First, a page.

Most financial writers, planners, and teachers recommend having an emergency fund.How much varies, some say $1000, some say 3 months, or 3-6 months worth of household expenses. Why? Well, the emergency fund is supposed to be your insurance against going into debt when that unexpected, but inevitable thing happens.The idea is you are your own bank, you can borrow from you.How much do you really need to survive? Bare bones? I always like it when I have a bit of an outline, so I will share what our bare bones are.
Home Insurance(we pay once a year, but set aside the monthly amount each month)
Property Taxes(we pay once a year, but set aside the monthly amount each month)
Medical Services Plan
Cell(we are on a plan, so even though this isn't a necessity it can't be left off, it is only $28 all taxes in per month)
Car Insurance(we pay once a year, but set aside the monthly amount each month)
Life Insurance(we pay once a year, but set aside the monthly amount each month)
Grand Total is what we need to survive on.(A normal budget would include giving and saving but that's when there is an income).
As, I have written before we were really working at getting past one month of expenses saved. Well, we finally did! Taking on an extra job we stashed away another 3 months...just in time! We got our emergency! Hubby's place of employment closed down! So, once again...I can say having an emergency fund is really, really important.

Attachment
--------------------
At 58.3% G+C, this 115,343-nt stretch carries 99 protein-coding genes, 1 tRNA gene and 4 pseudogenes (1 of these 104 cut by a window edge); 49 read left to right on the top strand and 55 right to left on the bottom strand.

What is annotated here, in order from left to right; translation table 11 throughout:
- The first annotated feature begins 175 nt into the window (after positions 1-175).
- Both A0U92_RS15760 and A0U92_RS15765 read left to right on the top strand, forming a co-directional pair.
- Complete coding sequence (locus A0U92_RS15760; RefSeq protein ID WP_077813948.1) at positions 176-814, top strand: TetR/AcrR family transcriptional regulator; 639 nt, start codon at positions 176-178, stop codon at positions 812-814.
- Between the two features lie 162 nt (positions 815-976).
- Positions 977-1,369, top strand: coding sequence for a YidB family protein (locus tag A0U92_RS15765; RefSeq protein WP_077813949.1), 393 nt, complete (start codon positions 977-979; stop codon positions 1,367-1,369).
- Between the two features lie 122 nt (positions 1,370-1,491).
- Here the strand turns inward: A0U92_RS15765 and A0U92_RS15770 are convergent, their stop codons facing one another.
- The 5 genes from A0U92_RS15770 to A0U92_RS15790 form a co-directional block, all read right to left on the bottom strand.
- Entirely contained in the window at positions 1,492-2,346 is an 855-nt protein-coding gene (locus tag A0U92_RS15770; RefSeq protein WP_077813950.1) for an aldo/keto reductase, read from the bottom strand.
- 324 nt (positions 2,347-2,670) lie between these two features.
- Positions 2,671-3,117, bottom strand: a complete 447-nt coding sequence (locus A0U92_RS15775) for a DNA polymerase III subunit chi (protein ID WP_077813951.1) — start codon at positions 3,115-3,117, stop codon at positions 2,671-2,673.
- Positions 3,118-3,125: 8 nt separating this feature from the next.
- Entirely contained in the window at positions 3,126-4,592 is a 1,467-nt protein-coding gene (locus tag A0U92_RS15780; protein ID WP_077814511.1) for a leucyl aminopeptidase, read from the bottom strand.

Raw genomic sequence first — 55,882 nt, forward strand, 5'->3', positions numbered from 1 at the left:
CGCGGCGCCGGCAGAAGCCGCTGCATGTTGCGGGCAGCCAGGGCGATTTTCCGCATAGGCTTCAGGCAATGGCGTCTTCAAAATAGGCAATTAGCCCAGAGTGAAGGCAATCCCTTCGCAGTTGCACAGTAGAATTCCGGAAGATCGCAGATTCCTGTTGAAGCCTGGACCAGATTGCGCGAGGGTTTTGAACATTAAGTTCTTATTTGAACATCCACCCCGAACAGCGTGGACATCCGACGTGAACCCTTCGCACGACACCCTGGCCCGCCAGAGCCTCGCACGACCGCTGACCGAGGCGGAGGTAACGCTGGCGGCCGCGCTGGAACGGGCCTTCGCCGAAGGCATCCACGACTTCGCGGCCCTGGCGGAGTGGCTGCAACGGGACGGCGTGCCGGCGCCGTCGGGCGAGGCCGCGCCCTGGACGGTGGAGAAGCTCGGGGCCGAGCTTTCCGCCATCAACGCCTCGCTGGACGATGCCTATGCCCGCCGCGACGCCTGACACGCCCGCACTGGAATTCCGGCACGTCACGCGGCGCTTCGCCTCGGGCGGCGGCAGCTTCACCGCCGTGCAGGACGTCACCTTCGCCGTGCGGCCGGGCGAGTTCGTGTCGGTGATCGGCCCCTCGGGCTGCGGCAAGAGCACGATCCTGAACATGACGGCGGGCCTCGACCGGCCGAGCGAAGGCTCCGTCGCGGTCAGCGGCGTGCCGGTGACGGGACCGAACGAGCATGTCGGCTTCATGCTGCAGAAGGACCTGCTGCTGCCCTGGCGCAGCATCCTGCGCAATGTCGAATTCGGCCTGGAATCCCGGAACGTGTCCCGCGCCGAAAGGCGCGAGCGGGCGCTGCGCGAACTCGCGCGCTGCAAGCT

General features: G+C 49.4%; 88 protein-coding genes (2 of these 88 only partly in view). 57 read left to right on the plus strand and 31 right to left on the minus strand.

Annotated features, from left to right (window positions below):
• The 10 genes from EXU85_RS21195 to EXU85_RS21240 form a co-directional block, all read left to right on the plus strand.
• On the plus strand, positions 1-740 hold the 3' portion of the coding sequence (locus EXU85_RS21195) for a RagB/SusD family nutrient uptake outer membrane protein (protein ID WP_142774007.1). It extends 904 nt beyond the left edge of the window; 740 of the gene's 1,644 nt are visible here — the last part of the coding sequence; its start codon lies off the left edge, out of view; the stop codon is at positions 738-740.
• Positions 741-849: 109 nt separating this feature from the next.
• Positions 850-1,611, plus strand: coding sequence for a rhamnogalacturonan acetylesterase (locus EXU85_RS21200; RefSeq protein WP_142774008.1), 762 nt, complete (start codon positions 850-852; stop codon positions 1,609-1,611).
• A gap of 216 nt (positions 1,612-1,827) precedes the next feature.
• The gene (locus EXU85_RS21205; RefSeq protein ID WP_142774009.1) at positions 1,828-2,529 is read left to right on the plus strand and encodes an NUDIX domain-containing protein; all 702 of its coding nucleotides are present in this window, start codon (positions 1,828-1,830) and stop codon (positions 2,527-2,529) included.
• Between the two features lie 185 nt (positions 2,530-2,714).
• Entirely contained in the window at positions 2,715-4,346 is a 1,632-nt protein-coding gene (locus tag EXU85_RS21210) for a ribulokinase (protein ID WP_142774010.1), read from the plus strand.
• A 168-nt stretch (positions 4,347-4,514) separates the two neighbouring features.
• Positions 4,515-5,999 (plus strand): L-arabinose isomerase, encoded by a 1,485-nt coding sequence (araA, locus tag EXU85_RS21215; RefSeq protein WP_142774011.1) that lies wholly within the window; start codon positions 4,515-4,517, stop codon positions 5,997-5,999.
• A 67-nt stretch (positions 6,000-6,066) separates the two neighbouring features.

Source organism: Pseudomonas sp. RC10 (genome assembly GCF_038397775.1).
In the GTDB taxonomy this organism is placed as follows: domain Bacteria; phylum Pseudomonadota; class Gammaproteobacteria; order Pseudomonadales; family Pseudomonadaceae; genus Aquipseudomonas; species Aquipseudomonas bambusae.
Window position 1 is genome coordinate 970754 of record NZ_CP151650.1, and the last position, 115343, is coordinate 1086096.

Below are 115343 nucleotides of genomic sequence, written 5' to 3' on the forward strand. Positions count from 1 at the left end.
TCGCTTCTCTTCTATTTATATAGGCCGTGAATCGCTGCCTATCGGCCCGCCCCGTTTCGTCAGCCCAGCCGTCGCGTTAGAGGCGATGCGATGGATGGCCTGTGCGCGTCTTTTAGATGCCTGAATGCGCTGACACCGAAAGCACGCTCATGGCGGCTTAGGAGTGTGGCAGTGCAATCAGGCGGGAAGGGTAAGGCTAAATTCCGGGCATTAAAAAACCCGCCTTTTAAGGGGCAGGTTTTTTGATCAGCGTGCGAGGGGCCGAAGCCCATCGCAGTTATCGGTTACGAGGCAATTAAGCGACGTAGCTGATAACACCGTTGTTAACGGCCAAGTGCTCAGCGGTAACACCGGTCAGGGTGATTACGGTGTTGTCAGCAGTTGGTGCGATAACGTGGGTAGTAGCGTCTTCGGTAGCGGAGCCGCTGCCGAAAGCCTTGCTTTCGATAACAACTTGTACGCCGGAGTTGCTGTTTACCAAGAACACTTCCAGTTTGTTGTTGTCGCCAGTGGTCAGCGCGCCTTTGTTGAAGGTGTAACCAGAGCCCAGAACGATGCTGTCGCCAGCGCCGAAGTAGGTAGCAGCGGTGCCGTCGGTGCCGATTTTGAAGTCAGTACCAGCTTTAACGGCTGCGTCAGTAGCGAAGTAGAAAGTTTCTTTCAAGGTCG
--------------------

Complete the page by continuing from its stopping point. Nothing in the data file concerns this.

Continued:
Where to begin?Start off small if it seems like a huge undertaking. I know how you feel, it felt impossible to squeeze anymore from our income....be encouraged you can do it. Once you get your $1000 you have already started taking steps backwards from the financial debt cliff. Having an emergency fund takes away some of the panic that can be involved in a backed up sewer, blown tire, or job loss. Having an emergency fund gives you some options. Suddenly you don't have to hurry up and decide, you can think about it. There is another thing that kicks in....you know how hard you worked to save that money, so you may be more thoughtful when making that big ticket purchase..how much do I really want to spend? When charging a purchase on a credit card, it feels pretty hopeless and kind of like it's not your money anyways..so maybe there's a bit more impulsiveness to our spending?
We have spent many years gathering up a small emergency fund, having emergencies, and then starting all over again. The good news is we don't charge us interest! If we had to use credit cards or lines of credit the interest charges would be hefty! How are you doing getting your rainy day fund????